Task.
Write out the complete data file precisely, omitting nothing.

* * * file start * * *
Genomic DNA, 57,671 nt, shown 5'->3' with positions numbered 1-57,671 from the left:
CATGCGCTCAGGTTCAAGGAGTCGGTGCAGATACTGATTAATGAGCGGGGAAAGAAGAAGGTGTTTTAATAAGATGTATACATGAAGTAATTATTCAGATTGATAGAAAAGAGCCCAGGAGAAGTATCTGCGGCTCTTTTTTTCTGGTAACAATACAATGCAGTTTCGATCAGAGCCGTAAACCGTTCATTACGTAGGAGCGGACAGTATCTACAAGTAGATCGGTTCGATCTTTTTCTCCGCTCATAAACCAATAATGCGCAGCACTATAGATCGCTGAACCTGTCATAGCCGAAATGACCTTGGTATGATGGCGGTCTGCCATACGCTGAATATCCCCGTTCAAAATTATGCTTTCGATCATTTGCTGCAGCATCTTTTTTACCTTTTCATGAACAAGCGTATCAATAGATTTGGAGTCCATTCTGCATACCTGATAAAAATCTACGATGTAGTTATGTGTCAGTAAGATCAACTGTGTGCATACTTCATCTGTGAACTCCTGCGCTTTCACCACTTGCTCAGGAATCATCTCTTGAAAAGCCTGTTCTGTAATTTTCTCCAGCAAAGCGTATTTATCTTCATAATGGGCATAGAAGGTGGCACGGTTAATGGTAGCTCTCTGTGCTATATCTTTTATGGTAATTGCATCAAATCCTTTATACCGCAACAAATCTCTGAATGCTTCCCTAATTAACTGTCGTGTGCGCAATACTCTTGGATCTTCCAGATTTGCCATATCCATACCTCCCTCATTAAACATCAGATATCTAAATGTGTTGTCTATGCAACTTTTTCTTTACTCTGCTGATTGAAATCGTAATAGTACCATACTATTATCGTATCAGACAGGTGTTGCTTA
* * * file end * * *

Genomic DNA, 57,671 nt, shown 5'->3' with positions numbered 1-57,671 from the left:
CATGCGCTCAGGTTCAAGGAGTCGGTGCAGATACTGATTAATGAGCGGGGAAAGAAGAAGGTGTTTTAATAAGATGTATACATGAAGTAATTATTCAGATTGATAGAAAAGAGCCCAGGAGAAGTATCTGCGGCTCTTTTTTTCTGGTAACAATACAATGCAGTTTCGATCAGAGCCGTAAACCGTTCATTACGTAGGAGCGGACAGTATCTACAAGTAGATCGGTTCGATCTTTTTCTCCGCTCATAAACCAATAATGCGCAGCACTATAGATCGCTGAACCTGTCATAGCCGAAATGACCTTGGTATGATGGCGGTCTGCCATACGCTGAATATCCCCGTTCAAAATTATGCTTTCGATCATTTGCTGCAGCATCTTTTTTACCTTTTCATGAACAAGCGTATCAATAGATTTGGAGTCCATTCTGCATACCTGATAAAAATCTACGATGTAGTTATGTGTCAGTAAGATCAACTGTGTGCATACTTCATCTGTGAACTCCTGCGCTTTCACCACTTGCTCAGGAATCATCTCTTGAAAAGCCTGTTCTGTAATTTTCTCCAGCAAAGCGTATTTATCTTCATAATGGGCATAGAAGGTGGCACGGTTAATGGTAGCTCTCTGTGCTATATCTTTTATGGTAATTGCATCAAATCCTTTATACCGCAACAAATCTCTGAATGCTTCCCTAATTAACTGTCGTGTGCGCAATACTCTTGGATCTTCCAGATTTGCCATATCCATACCTCCCTCATTAAACATCAGATATCTAAATGTGTTGTCTATGCAACTTTTTCTTTACTCTGCTGATTGAAATCGTAATAGTACCATACTATTATCGTATCAGACAGGTGTTGCTTA